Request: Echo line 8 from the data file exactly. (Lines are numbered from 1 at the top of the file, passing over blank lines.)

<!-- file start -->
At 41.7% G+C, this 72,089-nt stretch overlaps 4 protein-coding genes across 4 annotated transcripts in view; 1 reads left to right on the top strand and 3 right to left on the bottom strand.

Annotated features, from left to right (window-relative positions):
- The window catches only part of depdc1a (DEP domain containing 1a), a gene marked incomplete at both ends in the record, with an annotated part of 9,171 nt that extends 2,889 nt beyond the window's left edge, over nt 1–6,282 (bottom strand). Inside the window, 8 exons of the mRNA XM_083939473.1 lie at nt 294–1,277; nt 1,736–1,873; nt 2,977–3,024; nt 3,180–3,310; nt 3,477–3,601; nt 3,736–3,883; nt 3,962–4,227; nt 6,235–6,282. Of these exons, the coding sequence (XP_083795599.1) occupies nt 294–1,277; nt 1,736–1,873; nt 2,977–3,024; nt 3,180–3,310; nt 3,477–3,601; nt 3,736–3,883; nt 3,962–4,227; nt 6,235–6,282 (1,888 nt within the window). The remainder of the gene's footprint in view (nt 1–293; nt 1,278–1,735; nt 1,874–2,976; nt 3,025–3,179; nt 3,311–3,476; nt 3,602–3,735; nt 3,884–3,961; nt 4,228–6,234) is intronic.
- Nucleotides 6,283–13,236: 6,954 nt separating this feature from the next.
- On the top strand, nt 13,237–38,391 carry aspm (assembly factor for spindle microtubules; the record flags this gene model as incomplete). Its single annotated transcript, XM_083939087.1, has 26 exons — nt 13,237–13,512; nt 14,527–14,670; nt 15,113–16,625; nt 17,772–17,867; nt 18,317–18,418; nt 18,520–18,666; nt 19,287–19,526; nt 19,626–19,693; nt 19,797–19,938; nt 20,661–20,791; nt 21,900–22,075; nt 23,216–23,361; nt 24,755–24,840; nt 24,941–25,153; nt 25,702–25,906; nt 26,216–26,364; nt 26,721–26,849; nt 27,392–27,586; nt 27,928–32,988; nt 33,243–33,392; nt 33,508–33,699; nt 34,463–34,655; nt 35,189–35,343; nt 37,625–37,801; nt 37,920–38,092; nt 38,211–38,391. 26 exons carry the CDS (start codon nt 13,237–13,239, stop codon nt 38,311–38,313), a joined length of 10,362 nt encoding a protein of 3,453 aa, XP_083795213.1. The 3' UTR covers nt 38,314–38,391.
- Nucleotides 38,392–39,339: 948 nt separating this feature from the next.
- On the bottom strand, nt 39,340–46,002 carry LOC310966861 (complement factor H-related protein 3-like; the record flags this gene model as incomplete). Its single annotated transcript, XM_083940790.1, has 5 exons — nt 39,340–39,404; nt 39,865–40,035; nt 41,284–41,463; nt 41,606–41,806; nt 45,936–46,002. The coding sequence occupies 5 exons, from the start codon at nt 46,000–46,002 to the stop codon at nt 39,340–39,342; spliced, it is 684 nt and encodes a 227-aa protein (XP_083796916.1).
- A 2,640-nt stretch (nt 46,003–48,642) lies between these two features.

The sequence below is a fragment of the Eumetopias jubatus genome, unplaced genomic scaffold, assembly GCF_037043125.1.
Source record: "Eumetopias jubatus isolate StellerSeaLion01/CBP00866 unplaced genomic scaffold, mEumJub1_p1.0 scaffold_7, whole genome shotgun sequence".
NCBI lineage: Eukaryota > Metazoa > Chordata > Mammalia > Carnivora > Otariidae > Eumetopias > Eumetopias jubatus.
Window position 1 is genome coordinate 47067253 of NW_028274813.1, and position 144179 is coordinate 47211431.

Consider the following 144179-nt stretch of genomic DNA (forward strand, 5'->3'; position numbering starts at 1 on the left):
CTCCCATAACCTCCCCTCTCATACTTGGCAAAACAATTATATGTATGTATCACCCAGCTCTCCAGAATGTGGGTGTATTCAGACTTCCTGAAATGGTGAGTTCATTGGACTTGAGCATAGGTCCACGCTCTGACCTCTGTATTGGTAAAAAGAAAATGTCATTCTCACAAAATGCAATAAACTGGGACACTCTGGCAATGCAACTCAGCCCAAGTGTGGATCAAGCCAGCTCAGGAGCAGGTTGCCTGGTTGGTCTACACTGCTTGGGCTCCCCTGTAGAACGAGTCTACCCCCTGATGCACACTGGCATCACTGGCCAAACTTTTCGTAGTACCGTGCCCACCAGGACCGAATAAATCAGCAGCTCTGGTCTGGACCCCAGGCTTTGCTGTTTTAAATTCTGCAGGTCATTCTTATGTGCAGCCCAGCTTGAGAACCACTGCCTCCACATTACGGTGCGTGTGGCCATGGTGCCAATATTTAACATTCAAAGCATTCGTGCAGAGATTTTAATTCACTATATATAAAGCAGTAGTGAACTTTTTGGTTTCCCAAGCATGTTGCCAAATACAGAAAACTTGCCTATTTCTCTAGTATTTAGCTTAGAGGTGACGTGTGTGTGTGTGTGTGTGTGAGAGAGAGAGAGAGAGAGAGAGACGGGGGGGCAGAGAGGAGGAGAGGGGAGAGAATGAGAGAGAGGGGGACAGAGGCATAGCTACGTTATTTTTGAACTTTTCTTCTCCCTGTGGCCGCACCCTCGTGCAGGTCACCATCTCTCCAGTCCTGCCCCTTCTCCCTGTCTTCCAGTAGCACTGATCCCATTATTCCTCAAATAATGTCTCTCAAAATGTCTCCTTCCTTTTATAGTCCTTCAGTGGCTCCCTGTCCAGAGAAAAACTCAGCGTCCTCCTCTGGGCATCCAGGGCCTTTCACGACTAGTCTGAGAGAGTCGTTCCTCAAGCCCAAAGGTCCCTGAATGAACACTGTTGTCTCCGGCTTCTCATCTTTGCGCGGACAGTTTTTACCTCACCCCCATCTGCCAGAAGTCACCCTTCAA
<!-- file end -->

- A 2,640-nt stretch (nt 46,003–48,642) lies between these two features.